UW–Madison invests millions in graduate assistantship support
UW–Madison, through internal, extramural, and gift funding sources, supports over 5,200 graduate students – including 70% of doctoral students – through teaching assistant (TA), project assistant (PA), research assistant (RA), and lecturer student assistant (LSA) appointments.
Graduate assistants receive a monthly stipend and, for those with total appointments of at least a 33%, free tuition* and eligibility for comprehensive benefits. These competitive compensation packages help UW–Madison faculty recruit the top graduate students nationally and globally.
*Graduate students enrolled in service-based pricing programs, such as online and accelerated programs, are ineligible to receive tuition remission.
Graduate assistant stipends are above the peer institution median
Recent increases have placed UW–Madison above the estimated median at major public research universities. Additionally, individual departments can choose to pay their graduate assistants at a higher stipend rate than the minimum, and some graduate students hold combined appointments that include a fellowship or additional assistantship. 98% of RAs, 79% of PAs, and 74% of TAs have total appointment levels of 50% or higher.
About 2,600 graduate assistants benefited from a round of stipend increases in 2020-21: PAs saw an 11.7% increase in minimum stipend levels from the past year’s rate, TAs a 2.5% increase, and LSAs a 20.8% increase.
Due to budget challenges caused by the COVID-19 pandemic, the University of Wisconsin–Madison’s minimum stipend rates for graduate assistants and fellows remained unchanged for the 2021-22 academic year. Facing an anticipated $320 million in lower revenue and increased costs due to the COVID-19 pandemic, UW–Madison took steps to mitigate financial damage, including freezing salaries and most hiring across campus and implementing an employee furlough plan. Graduate assistants were exempt from intermittent furloughs in fall 2020 and spring 2021.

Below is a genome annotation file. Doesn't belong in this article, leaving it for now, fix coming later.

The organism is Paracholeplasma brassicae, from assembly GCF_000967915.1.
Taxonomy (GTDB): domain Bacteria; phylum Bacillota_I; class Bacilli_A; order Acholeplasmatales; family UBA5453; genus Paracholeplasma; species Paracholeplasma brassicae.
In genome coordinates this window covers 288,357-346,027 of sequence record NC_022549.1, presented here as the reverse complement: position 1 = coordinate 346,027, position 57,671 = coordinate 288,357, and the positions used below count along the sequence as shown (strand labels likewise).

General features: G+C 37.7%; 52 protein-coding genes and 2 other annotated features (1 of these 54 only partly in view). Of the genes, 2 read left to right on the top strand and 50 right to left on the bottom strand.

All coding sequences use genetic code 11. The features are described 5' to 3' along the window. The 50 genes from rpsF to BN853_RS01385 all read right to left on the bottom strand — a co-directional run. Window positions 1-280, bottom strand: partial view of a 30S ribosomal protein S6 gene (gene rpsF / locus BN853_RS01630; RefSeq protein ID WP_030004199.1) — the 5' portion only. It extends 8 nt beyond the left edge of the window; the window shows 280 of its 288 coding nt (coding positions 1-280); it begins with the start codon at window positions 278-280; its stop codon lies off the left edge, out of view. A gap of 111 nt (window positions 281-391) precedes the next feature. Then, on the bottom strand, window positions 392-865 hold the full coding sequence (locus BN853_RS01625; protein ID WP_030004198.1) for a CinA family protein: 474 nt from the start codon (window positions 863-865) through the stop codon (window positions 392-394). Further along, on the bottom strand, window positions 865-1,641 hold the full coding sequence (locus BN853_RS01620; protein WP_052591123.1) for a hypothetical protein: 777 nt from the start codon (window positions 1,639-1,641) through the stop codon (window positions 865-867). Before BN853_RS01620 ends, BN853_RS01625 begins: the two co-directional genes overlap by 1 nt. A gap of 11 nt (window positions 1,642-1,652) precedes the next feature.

In 2022-23, UW–Madison announced a new round of stipend increases. RAs saw a 4% increase in minimum stipend levels from the past year’s rate, and TAs, PAs, and LSAs saw a 3% increase.
This continued investment in graduate students, who are integral to the university teaching and research missions, has resulted in a 43.19% increase in the minimum stipend for TAs, a 42.63% increase for annual project assistantships, and a 21.6% increase for annual research assistantships over the past eight years.
An overlooked but valuable part of the compensation package
Tuition remission – for which more than 99% of graduate assistants qualify – allows them to take up to a full credit load or enroll in research credits in the fall, spring, and summer semesters. The tuition rate for a non-dissertator Wisconsin resident is $15,000 per year, which is covered in full for graduate assistants.
Graduate students enrolled in service-based pricing programs, such as online and accelerated programs, are ineligible to receive tuition remission.
In the news
Graduate assistants have many of the same benefits as faculty and staff
Graduate students with graduate assistantship appointments are eligible for many of the same high-quality benefits as state employees, often at a discounted rate. The annual employer contribution toward graduate assistant health insurance and dental coverage ranges from $7,000 to $16,500 on average depending on the health plan a graduate assistant selects.
Below is an overview of the optional benefits available to graduate assistants (GAs). See the Office of Human Resources’ Benefits Services Website for detailed benefit information, including family options.
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GAs are eligible for a State Group Health Insurance plan, with preventive services covered at 100% and a Uniform Dental coverage option for services such as cleanings, fillings, and x-rays. The 2022 Employee Coverage Premium including Uniform Dental is $52 per month. The 2022 Employee Coverage Premium without Uniform Dental is $48 per month.
Supplemental dental insurance
GAs are eligible for supplemental dental coverage through Delta Dental, which provides a portion of coverage for major dental services such as crowns, root canals, and implants. The 2022 Employee Coverage Premiums are Select $9.28 per month or Select Plus $16.82 per month.
GAs are eligible for supplemental vision coverage through DeltaVision, which provides a portion of coverage for annual vision exams, prescription glasses, and contacts. The 2022 Employee Coverage Premium is $5.72 per month.
Flex spending accounts